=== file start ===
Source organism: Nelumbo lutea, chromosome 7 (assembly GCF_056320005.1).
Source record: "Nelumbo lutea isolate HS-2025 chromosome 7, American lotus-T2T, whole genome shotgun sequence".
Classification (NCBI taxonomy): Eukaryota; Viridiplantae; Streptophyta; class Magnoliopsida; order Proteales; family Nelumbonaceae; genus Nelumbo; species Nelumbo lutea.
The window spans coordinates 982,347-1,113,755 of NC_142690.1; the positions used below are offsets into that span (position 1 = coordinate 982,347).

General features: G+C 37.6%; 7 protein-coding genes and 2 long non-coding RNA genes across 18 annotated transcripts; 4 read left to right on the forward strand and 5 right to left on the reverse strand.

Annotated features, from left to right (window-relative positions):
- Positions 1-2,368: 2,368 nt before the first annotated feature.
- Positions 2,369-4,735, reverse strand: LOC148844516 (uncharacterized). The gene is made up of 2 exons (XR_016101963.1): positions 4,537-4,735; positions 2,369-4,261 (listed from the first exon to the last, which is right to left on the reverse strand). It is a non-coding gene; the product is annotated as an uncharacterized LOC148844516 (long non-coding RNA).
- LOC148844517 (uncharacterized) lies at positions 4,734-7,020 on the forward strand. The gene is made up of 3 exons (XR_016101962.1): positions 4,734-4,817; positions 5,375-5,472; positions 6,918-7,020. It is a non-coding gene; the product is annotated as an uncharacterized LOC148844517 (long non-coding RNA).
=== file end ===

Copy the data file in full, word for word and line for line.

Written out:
Source organism: Nelumbo lutea, chromosome 7 (assembly GCF_056320005.1).
Source record: "Nelumbo lutea isolate HS-2025 chromosome 7, American lotus-T2T, whole genome shotgun sequence".
Classification (NCBI taxonomy): Eukaryota; Viridiplantae; Streptophyta; class Magnoliopsida; order Proteales; family Nelumbonaceae; genus Nelumbo; species Nelumbo lutea.
The window spans coordinates 982,347-1,113,755 of NC_142690.1; the positions used below are offsets into that span (position 1 = coordinate 982,347).

General features: G+C 37.6%; 7 protein-coding genes and 2 long non-coding RNA genes across 18 annotated transcripts; 4 read left to right on the forward strand and 5 right to left on the reverse strand.

Annotated features, from left to right (window-relative positions):
- Positions 1-2,368: 2,368 nt before the first annotated feature.
- Positions 2,369-4,735, reverse strand: LOC148844516 (uncharacterized). The gene is made up of 2 exons (XR_016101963.1): positions 4,537-4,735; positions 2,369-4,261 (listed from the first exon to the last, which is right to left on the reverse strand). It is a non-coding gene; the product is annotated as an uncharacterized LOC148844516 (long non-coding RNA).
- LOC148844517 (uncharacterized) lies at positions 4,734-7,020 on the forward strand. The gene is made up of 3 exons (XR_016101962.1): positions 4,734-4,817; positions 5,375-5,472; positions 6,918-7,020. It is a non-coding gene; the product is annotated as an uncharacterized LOC148844517 (long non-coding RNA).